The best answers to the question “Why do I need to do `–set-upstream` all the time?” in the category Dev.
I create a new branch in Git:
git branch my_branch
git push origin my_branch
Now say someone made some changes on the server and I want to pull from
origin/my_branch. I do:
But I get:
You asked me to pull without telling me which branch you want to merge with, and 'branch.my_branch.merge' in your configuration file does not tell me, either. Please specify which branch you want to use on the command line and try again (e.g. 'git pull <repository> <refspec>'). See git-pull(1) for details. If you often merge with the same branch, you may want to use something like the following in your configuration file: [branch "my_branch"] remote = <nickname> merge = <remote-ref> [remote "<nickname>"] url = <url> fetch = <refspec> See git-config(1) for details.
I learned that I can make it work with:
git branch --set-upstream my_branch origin/my_branch
But why do I need to do this for every branch I create? Isn’t it obvious that if I push
origin/my_branch, then I would want to pull
my_branch? How can I make this the default behavior?
You can make this happen with less typing. First, change the way your push works:
git config --global push.default current
This will infer the
origin my_branch part, thus you can do:
git push -u
Which will both create the remote branch with the same name and track it.
A shortcut, which doesn’t depend on remembering the syntax for
git branch --set-upstream 1 is to do:
git push -u origin my_branch
… the first time that you push that branch. Or, to push to the current branch from a branch of the same name (handy for an alias):
git push -u origin HEAD
You only need to use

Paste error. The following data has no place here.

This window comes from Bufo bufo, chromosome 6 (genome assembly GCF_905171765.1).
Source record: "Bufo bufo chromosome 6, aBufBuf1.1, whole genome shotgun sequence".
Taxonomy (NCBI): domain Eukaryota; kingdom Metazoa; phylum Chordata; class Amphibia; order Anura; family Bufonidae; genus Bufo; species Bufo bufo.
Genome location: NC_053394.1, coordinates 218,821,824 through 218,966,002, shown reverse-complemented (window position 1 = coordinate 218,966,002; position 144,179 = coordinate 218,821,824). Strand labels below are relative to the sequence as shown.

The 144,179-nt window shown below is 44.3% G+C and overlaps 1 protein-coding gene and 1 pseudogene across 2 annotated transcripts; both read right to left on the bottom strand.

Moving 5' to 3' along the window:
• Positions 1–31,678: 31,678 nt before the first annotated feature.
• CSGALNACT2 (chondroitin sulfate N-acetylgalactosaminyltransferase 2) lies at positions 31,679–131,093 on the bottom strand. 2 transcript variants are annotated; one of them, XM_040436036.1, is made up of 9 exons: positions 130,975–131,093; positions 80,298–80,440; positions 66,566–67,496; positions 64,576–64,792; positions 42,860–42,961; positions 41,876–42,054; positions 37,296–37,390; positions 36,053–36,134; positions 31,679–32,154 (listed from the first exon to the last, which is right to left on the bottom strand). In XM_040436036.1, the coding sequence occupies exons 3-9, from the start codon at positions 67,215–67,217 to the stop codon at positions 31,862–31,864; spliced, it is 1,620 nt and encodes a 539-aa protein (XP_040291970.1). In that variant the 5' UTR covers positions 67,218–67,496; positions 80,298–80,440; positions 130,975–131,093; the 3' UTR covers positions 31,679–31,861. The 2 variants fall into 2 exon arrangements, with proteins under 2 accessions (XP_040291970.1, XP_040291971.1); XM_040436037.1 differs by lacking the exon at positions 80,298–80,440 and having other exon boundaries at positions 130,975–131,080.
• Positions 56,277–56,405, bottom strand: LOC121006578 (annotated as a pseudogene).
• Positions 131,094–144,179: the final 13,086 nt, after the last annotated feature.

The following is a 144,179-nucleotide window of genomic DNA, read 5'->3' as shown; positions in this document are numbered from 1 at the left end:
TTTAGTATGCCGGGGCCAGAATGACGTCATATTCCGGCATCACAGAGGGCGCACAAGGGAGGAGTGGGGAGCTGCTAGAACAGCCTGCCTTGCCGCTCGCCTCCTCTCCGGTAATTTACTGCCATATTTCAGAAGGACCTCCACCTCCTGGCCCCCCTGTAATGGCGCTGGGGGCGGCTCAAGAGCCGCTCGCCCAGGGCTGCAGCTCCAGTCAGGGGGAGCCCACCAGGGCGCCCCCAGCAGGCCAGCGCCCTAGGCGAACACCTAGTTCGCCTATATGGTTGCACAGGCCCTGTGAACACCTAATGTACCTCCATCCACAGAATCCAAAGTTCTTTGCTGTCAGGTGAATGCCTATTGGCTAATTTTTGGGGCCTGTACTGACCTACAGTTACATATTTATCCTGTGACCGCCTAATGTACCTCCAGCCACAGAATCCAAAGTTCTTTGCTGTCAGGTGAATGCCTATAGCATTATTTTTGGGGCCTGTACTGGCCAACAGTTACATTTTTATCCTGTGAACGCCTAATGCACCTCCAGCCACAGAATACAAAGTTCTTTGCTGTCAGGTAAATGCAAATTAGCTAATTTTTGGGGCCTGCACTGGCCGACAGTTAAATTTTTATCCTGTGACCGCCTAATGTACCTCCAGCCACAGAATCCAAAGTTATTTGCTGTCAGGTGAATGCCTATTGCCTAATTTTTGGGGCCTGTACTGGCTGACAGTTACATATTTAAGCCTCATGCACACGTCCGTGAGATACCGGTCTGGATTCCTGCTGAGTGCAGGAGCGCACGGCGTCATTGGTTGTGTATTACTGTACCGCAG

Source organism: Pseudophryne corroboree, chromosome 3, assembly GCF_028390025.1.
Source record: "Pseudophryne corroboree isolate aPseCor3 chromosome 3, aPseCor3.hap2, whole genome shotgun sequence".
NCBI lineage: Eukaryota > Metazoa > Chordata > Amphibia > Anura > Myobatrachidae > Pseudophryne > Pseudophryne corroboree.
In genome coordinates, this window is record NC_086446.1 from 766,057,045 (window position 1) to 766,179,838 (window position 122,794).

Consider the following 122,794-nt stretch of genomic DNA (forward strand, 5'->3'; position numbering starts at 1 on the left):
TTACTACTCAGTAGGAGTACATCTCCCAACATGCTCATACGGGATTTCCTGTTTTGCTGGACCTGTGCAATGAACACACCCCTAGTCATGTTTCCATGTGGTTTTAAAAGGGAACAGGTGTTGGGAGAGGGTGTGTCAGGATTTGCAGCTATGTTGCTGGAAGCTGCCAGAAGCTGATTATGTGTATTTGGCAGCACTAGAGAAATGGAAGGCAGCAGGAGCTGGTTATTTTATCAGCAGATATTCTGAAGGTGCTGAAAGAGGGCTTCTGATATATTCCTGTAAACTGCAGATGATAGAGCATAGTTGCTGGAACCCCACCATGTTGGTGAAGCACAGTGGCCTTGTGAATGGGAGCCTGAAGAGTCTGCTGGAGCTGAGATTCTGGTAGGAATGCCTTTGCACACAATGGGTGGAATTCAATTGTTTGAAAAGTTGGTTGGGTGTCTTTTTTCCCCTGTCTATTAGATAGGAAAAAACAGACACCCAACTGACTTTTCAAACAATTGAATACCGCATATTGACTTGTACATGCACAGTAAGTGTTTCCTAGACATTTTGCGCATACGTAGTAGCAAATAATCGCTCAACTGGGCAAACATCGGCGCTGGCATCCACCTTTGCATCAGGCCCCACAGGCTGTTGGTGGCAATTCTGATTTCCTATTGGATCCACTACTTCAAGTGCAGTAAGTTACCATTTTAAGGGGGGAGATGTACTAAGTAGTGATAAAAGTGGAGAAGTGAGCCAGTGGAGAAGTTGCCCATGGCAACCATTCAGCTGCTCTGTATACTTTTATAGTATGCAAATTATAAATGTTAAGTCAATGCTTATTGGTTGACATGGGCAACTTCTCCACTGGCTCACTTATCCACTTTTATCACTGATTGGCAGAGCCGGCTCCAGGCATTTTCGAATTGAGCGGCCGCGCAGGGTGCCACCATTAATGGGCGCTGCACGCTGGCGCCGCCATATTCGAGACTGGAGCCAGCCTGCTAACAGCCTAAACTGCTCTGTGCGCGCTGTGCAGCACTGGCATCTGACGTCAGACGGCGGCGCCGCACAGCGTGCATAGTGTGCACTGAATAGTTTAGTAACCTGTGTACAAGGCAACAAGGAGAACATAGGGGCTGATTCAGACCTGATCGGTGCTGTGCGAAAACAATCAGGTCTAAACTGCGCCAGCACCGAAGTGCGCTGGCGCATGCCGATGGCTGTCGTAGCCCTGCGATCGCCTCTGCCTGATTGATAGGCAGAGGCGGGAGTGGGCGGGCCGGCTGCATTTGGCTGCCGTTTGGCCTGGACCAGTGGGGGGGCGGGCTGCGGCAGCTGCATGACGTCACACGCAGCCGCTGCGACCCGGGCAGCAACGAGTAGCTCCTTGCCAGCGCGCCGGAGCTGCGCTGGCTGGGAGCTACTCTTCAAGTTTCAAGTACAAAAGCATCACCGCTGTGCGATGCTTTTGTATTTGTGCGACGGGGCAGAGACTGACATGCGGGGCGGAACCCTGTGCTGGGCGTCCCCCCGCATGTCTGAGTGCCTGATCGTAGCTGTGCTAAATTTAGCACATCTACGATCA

-u once, and that sets up the association between your branch and the one at
origin in the same way as
git branch --set-upstream does.
Personally, I think it’s a good thing to have to set up that association between your branch and one on the remote explicitly. It’s just a shame that the rules are different for
git push and
1 It may sound silly, but I very frequently forget to specify the current branch, assuming that’s the default – it’s not, and the results are most confusing.
Update 2012-10-11: Apparently I’m not the only person who found it easy to get wrong! Thanks to VonC for pointing out that git 1.8.0 introduces the more obvious
git branch --set-upstream-to, which can be used as follows, if you’re on the branch
git branch --set-upstream-to origin/my_branch
… or with the short option:
git branch -u origin/my_branch
This change, and its reasoning, is described in the release notes for git 1.8.0, release candidate 1:
It was tempting to say
git branch --set-upstream origin/master, but that tells Git to arrange the local branch
origin/masterto integrate with the currently checked out branch, which is highly unlikely what the user meant. The option is deprecated; use the new
--set-upstream-to(with a short-and-sweet
-u) option instead.
You can simply
git checkout -b my-branch origin/whatever
in the first place. If you set
branch.autosetuprebase (my favorite) to
always (default is
my-branch will automatically track
git help config.
This is my most common use for The Fuck.
$ git push fatal: The current branch master has no upstream branch. To push the current branch and set the remote as upstream, use git push --set-upstream origin master $ fuck git push --set-upstream origin master [enter/↑/↓/ctrl+c] Counting objects: 9, done. ...
Also, it’s fun to type swear words in your terminal.